Roseola in adults Although it’s rare, adults can contract roseola if they never had the virus as a child. The illness is typically milder in adults, but they can pass the infection on to children.
Roseola is a mild viral illness of sudden onset and short duration that most frequently affects young children. Roseola is most common in children 6 to 24 months of age, with the average age of infection at around 9 months of age. Less frequently, older children, teens, and adults may be infected.
Doctor answers on Symptoms, Diagnosis, Treatment, and More: Dr. Bergman on roseola adults symptoms: When saying "catch", you would need to be more specific. As far as being a carrier, yes, they can, unless they had as a child. Full Answer. Roseola, most common in children under age 2, can infect adults not previously infected. Symptoms include fever and rash and can cause seizures, according to Mayo Clinic. Adults with weak immune systems, such as the elderly and those undergoing chemotherapy treatments or recent transplants, are more susceptible to contracting.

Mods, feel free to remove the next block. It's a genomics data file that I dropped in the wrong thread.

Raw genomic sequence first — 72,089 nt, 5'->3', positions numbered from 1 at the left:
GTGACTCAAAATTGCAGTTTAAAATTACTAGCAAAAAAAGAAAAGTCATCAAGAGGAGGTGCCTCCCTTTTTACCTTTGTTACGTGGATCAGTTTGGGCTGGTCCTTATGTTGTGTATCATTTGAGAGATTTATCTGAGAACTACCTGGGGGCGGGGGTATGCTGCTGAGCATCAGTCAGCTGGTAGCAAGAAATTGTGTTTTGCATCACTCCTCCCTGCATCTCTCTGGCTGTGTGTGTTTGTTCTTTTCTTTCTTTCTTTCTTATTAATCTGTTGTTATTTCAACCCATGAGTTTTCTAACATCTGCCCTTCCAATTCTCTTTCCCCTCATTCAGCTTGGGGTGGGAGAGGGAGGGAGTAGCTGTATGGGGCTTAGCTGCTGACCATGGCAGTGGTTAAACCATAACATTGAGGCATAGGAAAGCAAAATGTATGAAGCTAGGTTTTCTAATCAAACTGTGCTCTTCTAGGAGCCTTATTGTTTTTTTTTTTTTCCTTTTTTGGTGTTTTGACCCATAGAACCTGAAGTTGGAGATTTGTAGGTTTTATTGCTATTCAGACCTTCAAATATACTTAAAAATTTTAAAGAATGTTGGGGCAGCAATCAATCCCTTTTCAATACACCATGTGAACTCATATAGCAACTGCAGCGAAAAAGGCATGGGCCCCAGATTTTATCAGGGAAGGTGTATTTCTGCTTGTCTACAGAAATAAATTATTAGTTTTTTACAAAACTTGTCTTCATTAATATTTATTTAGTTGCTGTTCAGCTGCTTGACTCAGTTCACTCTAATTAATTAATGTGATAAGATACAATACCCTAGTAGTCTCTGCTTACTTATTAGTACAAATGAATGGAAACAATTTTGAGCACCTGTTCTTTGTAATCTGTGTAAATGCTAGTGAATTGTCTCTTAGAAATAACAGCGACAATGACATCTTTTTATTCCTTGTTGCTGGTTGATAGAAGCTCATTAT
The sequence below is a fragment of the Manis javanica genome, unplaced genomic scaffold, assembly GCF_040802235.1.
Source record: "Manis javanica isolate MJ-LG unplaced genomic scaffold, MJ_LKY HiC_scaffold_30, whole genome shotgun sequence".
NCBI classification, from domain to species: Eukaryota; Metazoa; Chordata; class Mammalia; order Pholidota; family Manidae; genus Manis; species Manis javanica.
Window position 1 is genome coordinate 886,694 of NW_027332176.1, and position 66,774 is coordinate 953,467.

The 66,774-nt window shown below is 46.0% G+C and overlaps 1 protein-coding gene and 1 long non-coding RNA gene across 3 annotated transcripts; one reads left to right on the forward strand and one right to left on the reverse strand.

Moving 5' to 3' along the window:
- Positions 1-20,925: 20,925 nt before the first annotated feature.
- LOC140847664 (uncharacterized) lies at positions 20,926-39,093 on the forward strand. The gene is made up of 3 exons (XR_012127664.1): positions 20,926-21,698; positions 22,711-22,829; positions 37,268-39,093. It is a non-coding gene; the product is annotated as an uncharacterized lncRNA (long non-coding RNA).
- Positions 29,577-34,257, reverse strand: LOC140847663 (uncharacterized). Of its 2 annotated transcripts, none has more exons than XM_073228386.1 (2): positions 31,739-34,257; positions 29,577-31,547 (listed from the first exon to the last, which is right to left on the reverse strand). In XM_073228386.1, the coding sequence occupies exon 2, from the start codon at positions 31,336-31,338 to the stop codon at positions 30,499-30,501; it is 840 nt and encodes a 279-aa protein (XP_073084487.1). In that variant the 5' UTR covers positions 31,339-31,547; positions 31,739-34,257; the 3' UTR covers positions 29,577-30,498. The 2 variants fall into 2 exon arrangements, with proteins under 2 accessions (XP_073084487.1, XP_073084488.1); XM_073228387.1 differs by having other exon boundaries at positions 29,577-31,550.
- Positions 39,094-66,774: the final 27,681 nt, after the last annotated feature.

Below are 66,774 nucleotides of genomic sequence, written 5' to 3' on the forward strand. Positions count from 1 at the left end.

Roseola normally begins with a high and sudden fever –higher than F in some cases. In some children there may be a slight sore throat, cough, runny nose together with or prior to any fever. The child can develop lymphatic nodes which are swollen in the neck accompanying the fever.